In some cases where the state caseworker fails to get all the records or deliver them or, in some cases, the worker decides it would be better for the child’s chances if certain information were omitted.
Here is the rub: state agencies are generally immune from negligence suits, so in order for you to recover there must be a legitimate way to tie in the private agency that did the placement. One way to do this is by arguing that the private agency should not have relied on the state agency or had a duty to investigate more comprehensively.
Potential Obstacle # 2 -
It is important to assess whether you damages are adequate before you start the legal process. Litigating is expensive and time consuming. Unless your damages are significant the benefits you hope to gain may be outweighed by the costs of litigation.
What kind of damages are adequate? Call me or someone like me to find out but here is a real world example of one family who brought a viable claim –
A family adopted a little boy and were told by the adoption agency that all of the medical records and other information indicated that the boy was perfectly healthy. The family was also told the boy’s birth mother had received prenatal care since the sixth week of pregnancy and that she had not used drugs during the pregnancy. Shortly after the boy came home the family noticed he had health problems. Four to six months later the family received the boy’s medical records. The records showed that the birth mother had, in fact, received no prenatal care, that she had tested positive for opiates and barbiturates at the time of delivery, that the delivery had been complicated, and that the boy had been born prematurely. Doctors soon diagnosed the boy with cerebral palsy, asthma, developmental disorders, and severe behavioral problems. The doctors suspected that most or all of these conditions were caused by exposure to drugs and alcohol during the pregnancy and by a lack of prenatal care.
The fact of severe health and behavioral problems justifies the bringing of a legal claim.
Potential Obstacle # 3 –
Another damages related obstacle has to do with the common law rule that says parents are entitled to recover for the care of a child only until the child is 18 years old. To recover care expenses for the duration of the child’s life, parents must prove the child will never be self-supporting.
If the parents can only recover for medical expenses during the child’s minority (until he or she turns 18) this drastically reduces the amount of compensation which the family can request.
It is important to discuss with the child’s physicians whether he or she will ever be self-supporting.
Potential Obstacle # 4 –
If your child will receive any governmental benefits related to a health or behavior condition the attorneys for the adoption agency may argue that they should receive a set-off or credit for benefits provided by state and federal programs. This could reduce or eliminate the amount of compensation.
Of course there is no guarantee that a child will continue being eligible for governmental benefits. And it would unfair if the agency that lied to the family was allowed to shift the financial burden for caring for the child to taxpayers.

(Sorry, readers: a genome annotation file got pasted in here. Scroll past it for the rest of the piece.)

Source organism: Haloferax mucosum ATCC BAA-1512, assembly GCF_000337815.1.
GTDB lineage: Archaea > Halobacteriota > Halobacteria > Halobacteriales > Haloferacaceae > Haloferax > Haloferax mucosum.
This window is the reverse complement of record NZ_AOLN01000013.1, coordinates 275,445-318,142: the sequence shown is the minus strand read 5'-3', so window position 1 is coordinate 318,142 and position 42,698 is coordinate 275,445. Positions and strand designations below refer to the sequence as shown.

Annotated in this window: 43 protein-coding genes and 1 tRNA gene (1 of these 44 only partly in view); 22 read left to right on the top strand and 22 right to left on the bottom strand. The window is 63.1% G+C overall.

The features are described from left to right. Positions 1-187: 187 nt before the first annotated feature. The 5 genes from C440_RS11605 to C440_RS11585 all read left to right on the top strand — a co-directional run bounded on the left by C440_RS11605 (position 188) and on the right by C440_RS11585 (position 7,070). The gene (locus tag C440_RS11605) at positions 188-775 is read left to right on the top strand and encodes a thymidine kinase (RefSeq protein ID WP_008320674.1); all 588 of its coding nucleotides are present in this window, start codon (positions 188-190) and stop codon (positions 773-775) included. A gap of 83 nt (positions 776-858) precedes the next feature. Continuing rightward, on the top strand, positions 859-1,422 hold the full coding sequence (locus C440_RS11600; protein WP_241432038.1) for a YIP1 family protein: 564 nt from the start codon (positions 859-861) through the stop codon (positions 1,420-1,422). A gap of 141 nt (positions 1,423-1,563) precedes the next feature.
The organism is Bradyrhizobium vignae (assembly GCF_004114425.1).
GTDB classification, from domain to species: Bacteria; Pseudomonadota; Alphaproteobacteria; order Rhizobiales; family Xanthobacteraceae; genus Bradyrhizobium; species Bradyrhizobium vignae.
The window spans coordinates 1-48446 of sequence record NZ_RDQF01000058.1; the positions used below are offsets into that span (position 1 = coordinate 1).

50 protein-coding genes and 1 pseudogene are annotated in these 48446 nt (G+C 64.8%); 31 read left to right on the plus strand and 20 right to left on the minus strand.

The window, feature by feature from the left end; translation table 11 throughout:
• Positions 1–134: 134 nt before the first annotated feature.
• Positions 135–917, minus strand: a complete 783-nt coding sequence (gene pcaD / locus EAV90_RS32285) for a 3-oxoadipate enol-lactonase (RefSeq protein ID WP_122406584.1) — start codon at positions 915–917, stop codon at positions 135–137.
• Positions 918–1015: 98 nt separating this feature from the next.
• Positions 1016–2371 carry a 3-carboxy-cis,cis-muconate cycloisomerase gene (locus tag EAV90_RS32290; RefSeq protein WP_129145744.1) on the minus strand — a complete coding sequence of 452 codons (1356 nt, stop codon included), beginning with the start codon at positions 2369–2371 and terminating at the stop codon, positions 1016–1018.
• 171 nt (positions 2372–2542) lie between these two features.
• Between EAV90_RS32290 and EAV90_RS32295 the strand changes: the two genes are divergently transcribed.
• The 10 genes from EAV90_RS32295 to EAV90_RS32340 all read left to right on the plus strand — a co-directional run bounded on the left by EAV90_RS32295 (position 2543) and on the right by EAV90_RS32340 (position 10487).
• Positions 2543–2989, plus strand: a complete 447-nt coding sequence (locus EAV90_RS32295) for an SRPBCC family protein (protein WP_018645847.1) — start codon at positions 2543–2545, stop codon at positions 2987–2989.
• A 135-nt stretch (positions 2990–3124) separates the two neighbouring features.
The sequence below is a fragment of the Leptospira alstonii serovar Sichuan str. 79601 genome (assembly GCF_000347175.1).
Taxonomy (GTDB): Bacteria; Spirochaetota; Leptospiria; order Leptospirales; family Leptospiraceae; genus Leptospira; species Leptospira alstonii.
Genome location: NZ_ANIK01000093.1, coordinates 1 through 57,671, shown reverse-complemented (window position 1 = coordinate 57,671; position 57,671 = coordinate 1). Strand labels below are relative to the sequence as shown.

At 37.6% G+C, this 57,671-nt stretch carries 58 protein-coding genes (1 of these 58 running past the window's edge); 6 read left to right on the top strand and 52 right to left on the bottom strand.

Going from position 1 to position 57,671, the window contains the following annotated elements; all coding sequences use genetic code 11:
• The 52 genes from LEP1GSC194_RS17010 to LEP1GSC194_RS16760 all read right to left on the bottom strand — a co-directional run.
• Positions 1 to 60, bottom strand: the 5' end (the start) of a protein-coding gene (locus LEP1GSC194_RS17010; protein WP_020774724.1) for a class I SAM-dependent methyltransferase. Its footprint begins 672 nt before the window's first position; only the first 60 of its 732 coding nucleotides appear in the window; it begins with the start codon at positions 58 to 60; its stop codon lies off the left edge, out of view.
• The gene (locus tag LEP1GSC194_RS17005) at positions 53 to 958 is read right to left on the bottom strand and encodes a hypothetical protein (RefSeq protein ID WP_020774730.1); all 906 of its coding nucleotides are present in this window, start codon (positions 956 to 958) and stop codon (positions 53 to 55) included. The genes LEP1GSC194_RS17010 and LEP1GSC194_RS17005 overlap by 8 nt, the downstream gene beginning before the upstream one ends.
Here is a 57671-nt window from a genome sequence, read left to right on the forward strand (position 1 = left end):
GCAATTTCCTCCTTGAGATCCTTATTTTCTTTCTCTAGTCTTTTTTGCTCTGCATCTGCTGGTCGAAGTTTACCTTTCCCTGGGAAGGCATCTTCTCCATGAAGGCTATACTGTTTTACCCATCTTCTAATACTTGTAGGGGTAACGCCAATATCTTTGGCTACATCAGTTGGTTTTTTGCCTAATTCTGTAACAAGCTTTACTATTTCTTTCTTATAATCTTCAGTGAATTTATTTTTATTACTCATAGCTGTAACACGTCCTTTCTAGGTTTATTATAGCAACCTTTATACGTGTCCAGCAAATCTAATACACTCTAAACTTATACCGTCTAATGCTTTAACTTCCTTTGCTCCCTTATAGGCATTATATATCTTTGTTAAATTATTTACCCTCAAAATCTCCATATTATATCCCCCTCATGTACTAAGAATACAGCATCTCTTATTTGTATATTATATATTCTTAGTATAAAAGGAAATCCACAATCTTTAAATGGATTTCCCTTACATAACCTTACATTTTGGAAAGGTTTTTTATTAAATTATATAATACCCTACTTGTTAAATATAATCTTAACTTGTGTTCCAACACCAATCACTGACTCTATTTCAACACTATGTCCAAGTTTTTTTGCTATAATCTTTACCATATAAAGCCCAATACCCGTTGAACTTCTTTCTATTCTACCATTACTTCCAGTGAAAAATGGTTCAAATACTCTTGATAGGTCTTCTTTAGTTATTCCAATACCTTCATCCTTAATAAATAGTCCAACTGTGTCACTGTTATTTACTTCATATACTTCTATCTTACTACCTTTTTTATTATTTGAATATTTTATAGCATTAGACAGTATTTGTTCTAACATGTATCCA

Potential Obstacle # 5 –
What if you signed a waiver or notice of the risk that your adoptive child would have health or behavioral problems? Does that mean you have no case?
Agencies frequently have potential adoptive parents sign a waiver of liability and notice of risk. Such waiver and notices may shield an agency from certain legal liabilities. But exercising the proper duty of care may not be contracted away by the agency. There is always grounds for challenging a waiver that excuses an agency from behaving in a prudent and reasonable manner.
My third and final point – permanency for adopted children.
One of the overarching purposes of adoption law is creating permanency and stability for children. A commitment to adopt a child is analogous to a marriage commitment. It is “until death do us part.”
As an attorney whose professional mission is to advocate for children, I will never use the emerging area of Wrongful Adoption law to undo a child’s adoption and terminate that child’s status as a part of the adoptive family.
The value and virtue of Wrongful Adoption laws is to empower adoptive families who have been deceived to provide a loving home and all support care necessary for the flourishing of the child and family.
If you think I may be able to assist you in setting things right so that your family is not financially devastated by the wrongdoing of an agency, I would love to talk with you.
When you adopt a child you are wholly dependent on the adoption agency to provide truthful and accurate information about the child. If that agency abuses your trust and lies or misrepresents the truth about your child’s background, they have committed a moral and legal wrong. They need to be called to account. And sometimes a lawsuit is a fitting means of accountability.
Keep in mind that as with all legal claims, certain time deadlines do exist. These are known as “statutes of limitation” and they limit how long you have to file suit. If you miss the deadline you lose all your rights with regard to that particular claim. In Cesnik v. Edgewood Baptist Church, 88 F.3d 902 (C.A.11 (Ga.), 1996), the court indicated that the deadline on Wrongful Adoption claims (at least so far as the tort claim goes) is probably 2 years from the date of the agencies wrongful acts.
Attorney Pete Pearson practices law in Atlanta, Georgia and has a special interest in helping families with special needs children. He is a father to six and lives with his wife and children near Atlanta, Georgia. He can be reached directly at Six-Seven-Eight 358-2564.